The City of London is at risk of losing its status as a global financial powerhouse within five years, the Square Mile’s most influential lobbying body said today.
In a new report, TheCityUK worked with 60 financial services groups to set out international strategy proposals to return the UK’s financial capital to being the “world’s leading financial centre” within the next five years.
A vastly changing international economic landscape is chief amongst the reasons that the UK has seen a decline relative to its global competitors such as New York and Hong Kong over the past decade, according to TheCityUK.
Despite the UK’s growing size and volume of many market segments, it has paled in significance compared to the rapid growth of new financial centres in Asia and continued growth in the US.
Although it retains its crown as the leading European financial centre post-Brexit, the UK has lost global market share in areas such as cross-border bank lending, pension and hedge fund assets and insurance premium-writing, the lobby group warns.
“Europe is littered with cities that were once the leading international centre of their day,” Miles Celic, chief executive of TheCityUK, who called for the government to do more so that the London avoids the same fate.
“The last decade has been one of growth for our industry, yet global competitors have grown faster.”
The report focuses on boosting the competitiveness of financial services, the UK’s largest net exporting sector, by first strengthening its market share in areas where the UK already leads the way, such as fintech.
The lobbying body also calls for the UK to concentrate on four key strategic areas of future global growth where it holds a competitive advantage and can deliver world-leading services: global ESG markets; financial and professional services data and technology; international investment opportunities; and risk management.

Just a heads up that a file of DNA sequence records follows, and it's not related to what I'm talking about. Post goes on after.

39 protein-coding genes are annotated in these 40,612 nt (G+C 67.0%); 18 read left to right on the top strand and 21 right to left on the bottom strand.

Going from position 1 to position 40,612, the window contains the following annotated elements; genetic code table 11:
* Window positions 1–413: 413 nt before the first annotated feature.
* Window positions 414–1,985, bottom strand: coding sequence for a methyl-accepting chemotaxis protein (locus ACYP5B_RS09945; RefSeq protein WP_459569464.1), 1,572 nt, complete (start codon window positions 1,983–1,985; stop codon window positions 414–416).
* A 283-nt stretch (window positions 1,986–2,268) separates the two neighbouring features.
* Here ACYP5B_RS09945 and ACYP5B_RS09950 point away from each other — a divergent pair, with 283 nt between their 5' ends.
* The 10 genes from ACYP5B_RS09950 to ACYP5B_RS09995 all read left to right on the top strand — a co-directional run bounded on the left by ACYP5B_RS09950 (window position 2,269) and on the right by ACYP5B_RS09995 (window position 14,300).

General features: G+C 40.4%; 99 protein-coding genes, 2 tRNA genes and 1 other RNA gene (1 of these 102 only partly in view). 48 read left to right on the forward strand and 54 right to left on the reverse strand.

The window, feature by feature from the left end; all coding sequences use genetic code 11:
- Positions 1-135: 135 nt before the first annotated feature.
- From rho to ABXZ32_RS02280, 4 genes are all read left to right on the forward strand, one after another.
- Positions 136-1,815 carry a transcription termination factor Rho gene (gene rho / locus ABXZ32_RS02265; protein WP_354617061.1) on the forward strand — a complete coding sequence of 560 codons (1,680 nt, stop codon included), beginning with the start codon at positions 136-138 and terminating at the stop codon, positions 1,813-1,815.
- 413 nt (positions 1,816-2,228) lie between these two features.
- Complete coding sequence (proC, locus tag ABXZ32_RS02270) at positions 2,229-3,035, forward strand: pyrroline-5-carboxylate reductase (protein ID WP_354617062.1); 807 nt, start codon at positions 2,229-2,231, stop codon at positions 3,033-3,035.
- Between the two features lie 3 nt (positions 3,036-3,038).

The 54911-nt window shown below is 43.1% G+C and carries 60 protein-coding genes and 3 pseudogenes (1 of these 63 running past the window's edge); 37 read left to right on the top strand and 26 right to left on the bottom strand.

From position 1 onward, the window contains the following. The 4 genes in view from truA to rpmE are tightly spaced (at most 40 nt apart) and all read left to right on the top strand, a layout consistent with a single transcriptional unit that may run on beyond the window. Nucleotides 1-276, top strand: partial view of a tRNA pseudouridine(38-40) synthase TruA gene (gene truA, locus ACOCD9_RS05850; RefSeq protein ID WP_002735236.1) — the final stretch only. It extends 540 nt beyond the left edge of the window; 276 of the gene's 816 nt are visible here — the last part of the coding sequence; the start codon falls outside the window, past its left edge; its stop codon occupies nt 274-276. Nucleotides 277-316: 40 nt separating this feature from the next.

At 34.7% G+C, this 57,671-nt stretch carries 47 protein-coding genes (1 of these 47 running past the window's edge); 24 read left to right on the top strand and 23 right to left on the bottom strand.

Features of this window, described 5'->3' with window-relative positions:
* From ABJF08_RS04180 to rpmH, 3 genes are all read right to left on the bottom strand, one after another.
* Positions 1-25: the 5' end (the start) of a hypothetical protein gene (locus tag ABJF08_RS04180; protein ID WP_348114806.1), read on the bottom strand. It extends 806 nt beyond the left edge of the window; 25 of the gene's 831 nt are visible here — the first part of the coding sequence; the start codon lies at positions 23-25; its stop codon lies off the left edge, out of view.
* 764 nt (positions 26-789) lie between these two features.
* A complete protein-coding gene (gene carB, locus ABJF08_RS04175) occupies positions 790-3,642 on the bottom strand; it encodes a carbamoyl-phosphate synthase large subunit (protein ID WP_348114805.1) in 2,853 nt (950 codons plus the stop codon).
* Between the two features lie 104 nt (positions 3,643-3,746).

Industry leaders, regulators and government must work together to create more high-skilled, high-value jobs in the UK and attract new foreign investment, the lobby group argues, through improving areas such as the country’s visa system and labour mobility.
It marks out the high costs of sponsoring visas for skilled workers as well as the long processing times as a key obstacle standing in the way of the UK’s ability to attract talent.
In order to stay ahead of the curve in sectors such as fintech, the lobby group recommends a regular review of the UK’s financial regulation so that it is proportionate and “technology-neutral” and is respected worldwide.
The group also calls for the government to amend the tax regime for the UK financial services sector, which it said was taxed “considerably more than rivals in competitor financial centres” in New York, Singapore, Hong Kong and Frankfurt.
The UK was overtaken by New York as the leading international financial centre in 2018, and received its lowest ever “score” as a a financial hub in March this year, according to the Global Financial Centres index that the lobby group used as a benchmark.
“With the right strategy in place and a clear focus on delivery, the UK can pull away once again from its competitors,” said Celic.
“It is an ambition that needs industry, government, and regulators to work together. It will take sustained focus, cooperation and determination.”